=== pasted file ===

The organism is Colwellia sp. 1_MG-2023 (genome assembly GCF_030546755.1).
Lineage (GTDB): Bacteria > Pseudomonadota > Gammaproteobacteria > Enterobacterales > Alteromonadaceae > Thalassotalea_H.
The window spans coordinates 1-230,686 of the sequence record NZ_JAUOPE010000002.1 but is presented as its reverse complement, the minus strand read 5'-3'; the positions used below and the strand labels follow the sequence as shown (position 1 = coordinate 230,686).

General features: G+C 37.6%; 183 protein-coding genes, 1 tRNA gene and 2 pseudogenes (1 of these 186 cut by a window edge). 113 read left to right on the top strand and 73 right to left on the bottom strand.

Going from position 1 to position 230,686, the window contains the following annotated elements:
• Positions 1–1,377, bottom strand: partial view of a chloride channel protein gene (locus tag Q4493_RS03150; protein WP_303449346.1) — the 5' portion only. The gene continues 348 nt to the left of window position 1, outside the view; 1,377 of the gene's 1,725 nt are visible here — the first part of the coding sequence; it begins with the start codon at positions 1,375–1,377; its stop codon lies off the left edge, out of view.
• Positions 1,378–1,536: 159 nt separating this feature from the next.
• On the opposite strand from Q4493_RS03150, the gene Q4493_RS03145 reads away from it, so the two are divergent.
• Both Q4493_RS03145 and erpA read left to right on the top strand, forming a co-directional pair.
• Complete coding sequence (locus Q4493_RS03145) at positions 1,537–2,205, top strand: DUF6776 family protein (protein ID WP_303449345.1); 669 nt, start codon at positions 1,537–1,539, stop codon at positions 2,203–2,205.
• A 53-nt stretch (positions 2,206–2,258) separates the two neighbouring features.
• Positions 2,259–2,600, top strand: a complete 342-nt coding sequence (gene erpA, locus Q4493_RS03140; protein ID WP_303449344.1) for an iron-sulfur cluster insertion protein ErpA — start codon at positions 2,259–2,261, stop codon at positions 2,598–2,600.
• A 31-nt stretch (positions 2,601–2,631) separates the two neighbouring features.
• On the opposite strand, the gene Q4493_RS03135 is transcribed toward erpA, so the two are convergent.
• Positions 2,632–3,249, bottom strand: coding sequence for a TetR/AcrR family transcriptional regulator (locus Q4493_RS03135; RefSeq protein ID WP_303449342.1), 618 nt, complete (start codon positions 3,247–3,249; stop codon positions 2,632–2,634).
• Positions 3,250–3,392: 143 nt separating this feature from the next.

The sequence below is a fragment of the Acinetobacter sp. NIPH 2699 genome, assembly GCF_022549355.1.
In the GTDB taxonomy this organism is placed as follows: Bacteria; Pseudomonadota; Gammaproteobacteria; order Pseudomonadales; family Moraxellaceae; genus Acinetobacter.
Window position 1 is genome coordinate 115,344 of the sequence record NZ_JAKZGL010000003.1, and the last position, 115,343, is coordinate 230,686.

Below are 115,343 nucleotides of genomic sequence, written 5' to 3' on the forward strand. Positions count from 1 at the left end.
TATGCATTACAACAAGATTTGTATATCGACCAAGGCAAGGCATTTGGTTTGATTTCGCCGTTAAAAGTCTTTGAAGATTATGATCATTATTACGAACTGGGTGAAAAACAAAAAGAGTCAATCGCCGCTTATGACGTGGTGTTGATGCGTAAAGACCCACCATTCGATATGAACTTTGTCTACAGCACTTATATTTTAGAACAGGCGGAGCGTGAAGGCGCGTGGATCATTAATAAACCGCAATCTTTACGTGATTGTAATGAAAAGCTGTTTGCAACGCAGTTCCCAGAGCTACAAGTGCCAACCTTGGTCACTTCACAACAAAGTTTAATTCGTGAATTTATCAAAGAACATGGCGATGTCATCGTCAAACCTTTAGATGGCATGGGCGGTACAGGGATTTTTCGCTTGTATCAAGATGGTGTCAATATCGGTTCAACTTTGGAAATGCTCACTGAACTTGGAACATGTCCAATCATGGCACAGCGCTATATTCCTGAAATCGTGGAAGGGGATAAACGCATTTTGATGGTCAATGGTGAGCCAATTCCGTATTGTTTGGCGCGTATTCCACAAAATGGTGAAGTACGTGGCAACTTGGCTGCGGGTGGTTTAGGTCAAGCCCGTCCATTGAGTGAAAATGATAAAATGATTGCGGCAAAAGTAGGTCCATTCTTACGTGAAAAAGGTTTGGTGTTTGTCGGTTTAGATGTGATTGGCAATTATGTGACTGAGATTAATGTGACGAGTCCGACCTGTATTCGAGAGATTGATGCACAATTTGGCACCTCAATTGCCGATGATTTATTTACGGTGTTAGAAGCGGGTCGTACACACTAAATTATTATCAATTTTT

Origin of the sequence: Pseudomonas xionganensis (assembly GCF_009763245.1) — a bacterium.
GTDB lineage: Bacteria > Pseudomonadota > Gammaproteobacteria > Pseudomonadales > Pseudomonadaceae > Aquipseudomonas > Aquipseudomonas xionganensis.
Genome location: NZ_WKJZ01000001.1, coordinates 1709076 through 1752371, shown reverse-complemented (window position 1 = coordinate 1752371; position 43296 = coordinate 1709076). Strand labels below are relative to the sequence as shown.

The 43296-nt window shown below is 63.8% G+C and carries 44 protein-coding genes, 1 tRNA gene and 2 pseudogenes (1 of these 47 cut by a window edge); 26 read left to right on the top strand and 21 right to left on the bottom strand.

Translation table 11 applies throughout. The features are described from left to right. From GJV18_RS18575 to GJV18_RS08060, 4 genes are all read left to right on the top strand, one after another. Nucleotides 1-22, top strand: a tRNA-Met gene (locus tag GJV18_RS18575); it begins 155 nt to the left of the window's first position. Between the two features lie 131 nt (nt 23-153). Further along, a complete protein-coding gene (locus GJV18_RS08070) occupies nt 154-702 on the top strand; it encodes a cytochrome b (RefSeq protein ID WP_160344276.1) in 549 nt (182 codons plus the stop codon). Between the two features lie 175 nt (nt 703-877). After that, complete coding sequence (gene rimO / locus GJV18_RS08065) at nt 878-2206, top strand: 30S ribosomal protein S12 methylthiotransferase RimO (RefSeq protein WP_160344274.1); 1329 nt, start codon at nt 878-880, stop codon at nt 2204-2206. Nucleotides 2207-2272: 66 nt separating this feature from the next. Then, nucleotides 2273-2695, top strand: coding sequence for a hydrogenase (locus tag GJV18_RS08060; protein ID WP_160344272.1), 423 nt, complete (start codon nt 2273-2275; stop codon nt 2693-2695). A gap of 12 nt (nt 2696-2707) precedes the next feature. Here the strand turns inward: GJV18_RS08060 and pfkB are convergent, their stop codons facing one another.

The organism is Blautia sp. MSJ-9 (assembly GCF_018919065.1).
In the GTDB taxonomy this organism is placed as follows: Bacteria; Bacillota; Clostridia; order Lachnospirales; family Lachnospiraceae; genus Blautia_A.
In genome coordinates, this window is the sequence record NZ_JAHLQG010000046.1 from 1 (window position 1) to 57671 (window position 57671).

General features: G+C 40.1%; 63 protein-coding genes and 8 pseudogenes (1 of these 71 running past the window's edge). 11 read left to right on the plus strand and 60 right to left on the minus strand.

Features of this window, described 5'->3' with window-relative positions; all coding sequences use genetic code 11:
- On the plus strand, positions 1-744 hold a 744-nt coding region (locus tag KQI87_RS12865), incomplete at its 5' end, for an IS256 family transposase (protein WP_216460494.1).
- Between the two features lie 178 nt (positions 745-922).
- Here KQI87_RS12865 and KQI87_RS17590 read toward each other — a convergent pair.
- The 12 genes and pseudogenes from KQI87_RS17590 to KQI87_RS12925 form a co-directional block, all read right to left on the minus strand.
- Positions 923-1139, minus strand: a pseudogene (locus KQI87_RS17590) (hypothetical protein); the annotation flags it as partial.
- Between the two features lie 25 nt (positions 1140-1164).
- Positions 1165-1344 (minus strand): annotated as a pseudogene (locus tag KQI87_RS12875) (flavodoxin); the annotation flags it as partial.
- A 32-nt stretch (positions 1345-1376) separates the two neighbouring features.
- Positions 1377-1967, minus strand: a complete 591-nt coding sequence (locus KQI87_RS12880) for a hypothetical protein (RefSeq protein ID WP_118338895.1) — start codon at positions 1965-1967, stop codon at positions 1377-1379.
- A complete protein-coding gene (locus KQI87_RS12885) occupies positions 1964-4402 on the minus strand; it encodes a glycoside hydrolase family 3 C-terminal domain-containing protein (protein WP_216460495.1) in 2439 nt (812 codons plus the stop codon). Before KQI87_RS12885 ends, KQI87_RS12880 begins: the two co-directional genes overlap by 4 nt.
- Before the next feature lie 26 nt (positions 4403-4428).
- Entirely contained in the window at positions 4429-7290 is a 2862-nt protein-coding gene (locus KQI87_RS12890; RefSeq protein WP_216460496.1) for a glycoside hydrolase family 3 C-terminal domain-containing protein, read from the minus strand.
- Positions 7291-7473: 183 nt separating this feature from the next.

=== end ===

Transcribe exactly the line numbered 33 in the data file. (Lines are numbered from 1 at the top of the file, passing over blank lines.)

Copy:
- Between the two features lie 178 nt (positions 745-922).